This brings us to Freelancer's finest quality: its evocative vision of outer space as a fascinating, living environment. Although its hardly realistic, Freelancer's outer space is a showcase of beautiful and terrifying images, scapes, and vistas that inspire the imagination. Players can look forward to flying into a nebula and feeling it swallow them as a shroud of endless color wraps around the visible universe. They can experience the wonder and fear of seeing a lighting flash illuminate a derelict space station floating in the gloom like a silent ghost. Or, if they so choose, they can fly to the outer layer of a star and be blinded by its awesome, heavenly light. There are black holes, binary star systems, endless ribbons of ice fields: a veritably rainbow of color and light that twists, turns, and stretches across the universe. Players can look around the 360 degrees and tell where they are just by the placements of stars, planets, and nebulas. It all has a palpable sense of cohesion that, in my experience, seems unprecedented in the genre. I've never experienced a virtual outer space that seemed so poetic, that made me want to learn about our Universe and understand how such things are possible, and why I'll never get to see them.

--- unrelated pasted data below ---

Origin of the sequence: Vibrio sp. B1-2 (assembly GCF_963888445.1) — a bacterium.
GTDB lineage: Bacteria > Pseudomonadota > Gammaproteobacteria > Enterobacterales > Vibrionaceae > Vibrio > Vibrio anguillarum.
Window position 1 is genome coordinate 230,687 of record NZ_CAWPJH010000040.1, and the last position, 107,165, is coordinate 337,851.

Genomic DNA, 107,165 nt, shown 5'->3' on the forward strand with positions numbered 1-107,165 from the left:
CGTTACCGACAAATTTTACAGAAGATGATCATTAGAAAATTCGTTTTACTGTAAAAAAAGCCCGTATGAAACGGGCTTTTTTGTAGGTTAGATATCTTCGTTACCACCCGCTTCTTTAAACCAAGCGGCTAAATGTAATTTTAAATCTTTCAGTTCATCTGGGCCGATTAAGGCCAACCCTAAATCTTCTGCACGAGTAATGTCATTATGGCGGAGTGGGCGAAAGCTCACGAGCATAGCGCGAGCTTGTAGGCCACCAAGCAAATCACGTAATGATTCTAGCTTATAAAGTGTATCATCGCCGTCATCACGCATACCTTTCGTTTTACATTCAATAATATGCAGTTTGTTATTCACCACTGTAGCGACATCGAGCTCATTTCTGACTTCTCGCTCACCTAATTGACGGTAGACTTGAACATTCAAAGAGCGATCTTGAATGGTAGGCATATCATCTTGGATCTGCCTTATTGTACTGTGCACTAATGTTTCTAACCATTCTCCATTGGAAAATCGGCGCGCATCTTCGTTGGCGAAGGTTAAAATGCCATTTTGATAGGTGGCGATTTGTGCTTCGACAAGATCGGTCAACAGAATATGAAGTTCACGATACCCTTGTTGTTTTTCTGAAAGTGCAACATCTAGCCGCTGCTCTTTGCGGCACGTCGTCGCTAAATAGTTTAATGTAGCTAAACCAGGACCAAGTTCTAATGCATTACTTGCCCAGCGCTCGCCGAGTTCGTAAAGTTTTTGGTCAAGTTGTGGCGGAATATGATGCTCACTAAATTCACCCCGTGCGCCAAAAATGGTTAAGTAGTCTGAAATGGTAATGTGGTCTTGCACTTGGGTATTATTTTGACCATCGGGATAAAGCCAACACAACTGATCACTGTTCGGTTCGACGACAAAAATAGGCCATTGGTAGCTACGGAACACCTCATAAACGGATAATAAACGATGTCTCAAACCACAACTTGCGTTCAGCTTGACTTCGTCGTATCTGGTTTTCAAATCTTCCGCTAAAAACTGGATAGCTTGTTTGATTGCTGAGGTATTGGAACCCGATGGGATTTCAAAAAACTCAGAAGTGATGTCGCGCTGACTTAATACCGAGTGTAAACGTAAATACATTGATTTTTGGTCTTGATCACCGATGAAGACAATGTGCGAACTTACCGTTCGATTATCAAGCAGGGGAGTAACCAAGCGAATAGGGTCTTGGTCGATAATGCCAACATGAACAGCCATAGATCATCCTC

This is why, I think, the game ultimately alienated me. On some level, I find it frustrating that a game with such a unique capacity to challenge my imagination seems content to have me run around shooting people all the time. Of course, it would be totally unfair of me to suggest that focusing on combat is a mistake amidst such an evocative space. That's not quite what I'm saying. I have no problem with the fact that the game is about combat, about zooming around the cosmos doing odd jobs for people that all inevitably involve killing some poor sot. My issue with Freelancer is that it cannot make this even one tenth as interesting as the environment in which it takes place. By this, I am referring not just to the combat itself but the social/economic/political systems built up around it to make the player believe there are taking part in believable, dramatic events. The fact of the matter is, the entire social system of the game seems utterly transparent and phony. Take, for example, the fact that the game boasts to have "unlimited" missions via a random mission generator. It sure sounds nice, but in practice they feel like exactly what they are: the same three or four missions with the names changed over, and over, and over again ad-infinitum. After taking only a handful of jobs players might as well play only plot-missions since they've effectively experienced the depth and breadth of the gameplay. However, this isn't even possible because of the game's obnoxious pacing, which requires the player to "stop" the plot at regular intervals to gain an arbitrary amount of money in order to proceed. While the plot missions tend to be at least somewhat diverting, the random ones become bothersome instantly. What makes this even more frustrating is the fact that the gameplay itself could have been so easily improved. Even with the shattered narrative ambiance of people and places being utterly random, the designers still could have (easily, I'd imagine) leveraged the existing gameplay to do many, many more things beside shoot X ship at X place to kill X person for X faction. Why not have missions where players investigate SOS's and have to save people? Why not have detective missions where players scan cargo of other ships simply to locate a certain criminal? Why not have escort missions? Exploration missions? There was really nothing stopping any of this aside from failed creativity, and it makes me wonder how compelling they thought their randomly generated content was. Do designers really think this is interesting, stuff that is obviously mechanical and repetitive? Considering how much personality outer space itself has in the game, the stilted nature of its social space proves to be very awkward in comparison.